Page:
CC BY-NC-ND 4.0 · J Neuroanaesth Crit Care 2022; 09(01): 021-028
DOI: 10.1055/s-0041-1732828
Original Article

Patient Characteristics and Clinical and Intraoperative Variables Affecting Outcome in Pediatric Traumatic Brain Injury

Ankur Dhanda
1   Department of Neuroanesthesia and Neurocritical Care, Akash Superspeciality Hospital, New Delhi, India
,
Ashish Bindra
2   Department of Neuroanaesthesiology and Critical Care, Jai Prakash Narayan Apex Trauma Centre, All India Institute of Medical Sciences, New Delhi, Delhi, India
,
Roshni Dhakal
3   Jai Prakash Narayan Apex Trauma Centre, All India Institute of Medical Sciences, New Delhi, India
,
Siddharth Chavali
4   Consultant, Neuroanaesthesia and Neurocritical Care, AIG Hospitals, Hyderabad, Telangana, India
,
Gyaninder P. Singh
5   Department of Neuroanaesthesiology and Critical Care, Jai Prakash Narayan Apex Trauma Centre, All India Institute of Medical Sciences, New Delhi, Delhi, India
,
Pankaj K. Singh
6   Department of Neurosurgery, All India Institute of Medical Sciences, New Delhi, India
,
Purva Mathur
7   Lab Medicine, Jai Prakash Naraian Apex Trauma Centre, All India Institute of Medical Sciences, New Delhi, India
› Author Affiliations

Abstract

Background Pediatric traumatic brain injury (TBI) has distinctive pathophysiology and characteristics that differ from adults. These can be attributed to age-related anatomical and physiological differences and distinct patterns of injuries seen in children. Our aim was to identify the patient characteristics, clinical variables during intensive care and intraoperative management associated with poor functional outcome in a cohort of pediatric TBI patients.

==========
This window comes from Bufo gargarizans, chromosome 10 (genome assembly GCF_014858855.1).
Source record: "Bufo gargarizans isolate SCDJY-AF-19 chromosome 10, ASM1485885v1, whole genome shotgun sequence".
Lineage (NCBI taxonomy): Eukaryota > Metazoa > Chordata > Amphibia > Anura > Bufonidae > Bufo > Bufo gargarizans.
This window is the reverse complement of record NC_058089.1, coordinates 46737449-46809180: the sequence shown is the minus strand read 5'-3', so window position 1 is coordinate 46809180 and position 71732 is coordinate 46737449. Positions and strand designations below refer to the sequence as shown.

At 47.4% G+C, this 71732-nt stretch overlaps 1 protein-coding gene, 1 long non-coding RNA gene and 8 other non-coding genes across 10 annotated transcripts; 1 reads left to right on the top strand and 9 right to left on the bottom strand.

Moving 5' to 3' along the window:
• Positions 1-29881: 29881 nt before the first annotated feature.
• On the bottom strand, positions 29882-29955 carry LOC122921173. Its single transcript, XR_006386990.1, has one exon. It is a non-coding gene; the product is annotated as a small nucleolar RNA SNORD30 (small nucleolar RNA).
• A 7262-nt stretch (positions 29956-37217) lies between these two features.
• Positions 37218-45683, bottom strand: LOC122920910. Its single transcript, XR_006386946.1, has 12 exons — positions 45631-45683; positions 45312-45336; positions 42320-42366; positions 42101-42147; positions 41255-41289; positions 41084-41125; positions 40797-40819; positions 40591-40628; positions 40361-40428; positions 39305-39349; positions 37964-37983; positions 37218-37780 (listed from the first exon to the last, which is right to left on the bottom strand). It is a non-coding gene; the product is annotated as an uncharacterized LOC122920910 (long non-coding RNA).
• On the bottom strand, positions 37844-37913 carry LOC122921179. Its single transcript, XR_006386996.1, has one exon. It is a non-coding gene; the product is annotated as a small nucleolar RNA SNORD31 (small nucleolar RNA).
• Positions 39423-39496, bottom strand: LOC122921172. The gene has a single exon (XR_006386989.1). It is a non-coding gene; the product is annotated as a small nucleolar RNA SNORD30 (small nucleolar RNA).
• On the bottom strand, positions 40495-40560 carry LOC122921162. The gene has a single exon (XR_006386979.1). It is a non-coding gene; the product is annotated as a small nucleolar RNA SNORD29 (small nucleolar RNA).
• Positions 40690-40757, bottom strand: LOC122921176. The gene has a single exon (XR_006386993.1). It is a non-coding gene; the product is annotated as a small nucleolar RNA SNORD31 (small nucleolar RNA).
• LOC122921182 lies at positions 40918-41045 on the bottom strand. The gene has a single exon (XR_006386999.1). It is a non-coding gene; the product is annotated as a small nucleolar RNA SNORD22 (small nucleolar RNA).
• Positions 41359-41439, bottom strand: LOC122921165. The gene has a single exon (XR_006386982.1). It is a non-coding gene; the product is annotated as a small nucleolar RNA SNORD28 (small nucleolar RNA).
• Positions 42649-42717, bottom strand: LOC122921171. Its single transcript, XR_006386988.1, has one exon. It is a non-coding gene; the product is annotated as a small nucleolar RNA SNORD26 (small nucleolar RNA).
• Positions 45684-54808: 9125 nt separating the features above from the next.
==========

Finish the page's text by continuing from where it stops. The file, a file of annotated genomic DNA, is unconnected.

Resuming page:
Methods Retrospective chart review of pediatric TBI patients admitted to neurotrauma intensive care unit (NICU) over a period of 1 year.

Results A total of 105 children (< 12 years) with head injury were admitted in the NICU during the study period. The most common mechanism of injury was fall in 78% cases. Fifty-four patients (51.4%) presented with a severe head injury (Glasgow coma scale [GCS] ≤ 8), while 31 (29.5%) and 20 (19.1%) had a mild and moderate head injury. The most common finding was skull fractures (59%), contusions (36.2%), and subdural hematoma (SDH) (30.4%). Forty nine patients (46.7%) required surgical management. The median duration of anesthesia was 205 (interquartile range [IQR] 65, 375) minutes, and median blood loss during the surgery was 16.7 mL/kg body weight with 41% requiring intraoperative blood transfusions. Median duration of ICU and hospital stay was 5 (IQR 1, 47) and 8 (IQR 1, 123) days, respectively. GOS at discharge ≤ 3 representing poor outcome was present in 35 patients (33.3%). Mortality was seen in 15 (14.3%) patients. Multivariate analysis identified postresuscitation GCS ≤ 8 on admission as independent predictor of mortality, and postresuscitation GCS ≤ 8 on admission and NICU stay of > 7 days as independent predictor of poor outcome.

Conclusion Despite advances in neurointensive care, mortality and morbidity remains high in pediatric head trauma and is mainly dependent on postresuscitation GCS and NICU stay of more than 7 days. Multidimensional approach is required for its prevention and management.



Publication History

Article published online:
24 October 2021

© 2021. Indian Society of Neuroanaesthesiology and Critical Care. This is an open access article published by Thieme under the terms of the Creative Commons Attribution-NonDerivative-NonCommercial-License, permitting copying and reproduction so long as the original work is given appropriate credit. Contents may not be used for commercial purposes, or adapted, remixed, transformed or built upon. (https://creativecommons.org/licenses/by-nc-nd/4.0/).

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